An Indoor Workout For Your Dog
Have you as an owner been doing at-home workouts during the quarantine? Let’s have your dog do one as well! Dogs can do body-weight exercises and balance challenges just like humans. They are a fantastic way to tire our dogs out, have fun and learn something new along the way. In dog sports such as agility, at-home fitness has long been a substantial aspect of conditioning and keeping dogs injury-free.
But dogs of all ages and breeds benefit from workouts at home (whether during the lockdown or afterwards). They are also a fantastic way to keep reactive dogs happy and busy - dogs that might not be able to go on walks generally.
Before You Start
Before you start your at-home dog training, make sure that your dog is not too tired. If he is sleepy, he will find the workout too difficult and not want to participate. You also should not try to train right after a mealtime.
Have some treats ready that he really likes and is willing to work hard for.
As a warm-up, let’s have your dog do some light jogging. Take your treats and toss them, one by one, around the room so your dog trots over, eats the treat, and then trots to the next one. Do this for at least 2 or 3 minutes to make sure your dog’s muscles are warm and ready.
Have your dog sit on a pillow (an air mattress also works well). Now take a treat and lure him forward in a standing position. The slower you lure him, the more challenging this will be for him. Dogs tend to use a lot of momentum in their movements, so taking out the momentum and asking them to do it with strength alone is not easy!
Once your dog has stood up, have him sit down again. Lure slowly so that he also has to use his muscles on the sitting part. Do about 5-10 repetitions of slowly getting up and sitting down on the pillow. If you notice your dog getting sloppy, he might be tired and need to quit the exercise sooner.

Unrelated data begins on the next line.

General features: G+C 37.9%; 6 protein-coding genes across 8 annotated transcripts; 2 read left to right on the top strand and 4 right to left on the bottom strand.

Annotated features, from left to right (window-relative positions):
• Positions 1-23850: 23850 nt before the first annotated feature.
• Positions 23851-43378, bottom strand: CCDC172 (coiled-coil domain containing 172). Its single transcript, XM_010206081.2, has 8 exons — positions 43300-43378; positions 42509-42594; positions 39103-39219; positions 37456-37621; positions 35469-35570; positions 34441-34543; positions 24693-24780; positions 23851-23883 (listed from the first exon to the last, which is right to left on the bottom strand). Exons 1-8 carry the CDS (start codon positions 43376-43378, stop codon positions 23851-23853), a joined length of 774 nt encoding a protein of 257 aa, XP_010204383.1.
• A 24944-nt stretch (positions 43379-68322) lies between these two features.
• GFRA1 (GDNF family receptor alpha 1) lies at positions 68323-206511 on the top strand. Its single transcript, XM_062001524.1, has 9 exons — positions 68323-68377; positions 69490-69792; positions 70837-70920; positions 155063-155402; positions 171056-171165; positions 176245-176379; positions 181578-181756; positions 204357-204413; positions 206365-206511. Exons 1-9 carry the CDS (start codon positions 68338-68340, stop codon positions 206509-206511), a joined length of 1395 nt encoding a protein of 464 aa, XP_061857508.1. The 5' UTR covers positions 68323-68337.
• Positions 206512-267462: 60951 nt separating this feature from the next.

(But don’t worry - the more often you repeat this, the better his endurance will become!)
Up and Down
Now take a big pillow (or again, an air mattress). Lure your dog up with his front feet only and give him a treat. Next, have him step up with his hind feet as well. Lure down the front feet only, give him a treat, and then have him step off completely.
Again, if you do this slowly, he cannot use any momentum and has to really work his muscles to move in a controlled and coordinated fashion. It is quite astounding how tired our dogs can become after only a couple repetitions of this.
Do 5 repetitions of this exercise, then move onto:
Take a pool noodle and prop it up between two low objects such as stepping stools. Now have your dog on one side of it, take a treat and hold it on the other side close to the ground.
When your dog jumps over, let him have the treat, then hold a treat close to the ground on the opposite side so he jumps back.
Start out with 5 repetitions. Over time, dogs can grow impressive endurance in bouncing and bounce 20, 30 or 50 times!
It is very important that you always hold the treat close to the ground, so that your dog sees where he is going. Do not lure him over with the treat high up in the air - if he looks up and doesn’t watch where he is going, he could hurt himself.
Time to cool down! Never put your dog straight into a crate after a workout like this. His muscles need to cool down gradually. You could for example toss some cookies like during the warmup or hide some treats for him in different rooms.
In the beginning, only do these workouts 2-3 times a week. Dogs get sore just like us, and if you notice that your dog is suddenly much less enthusiastic about his workout, he may need a little longer to recover.
And now, have fun!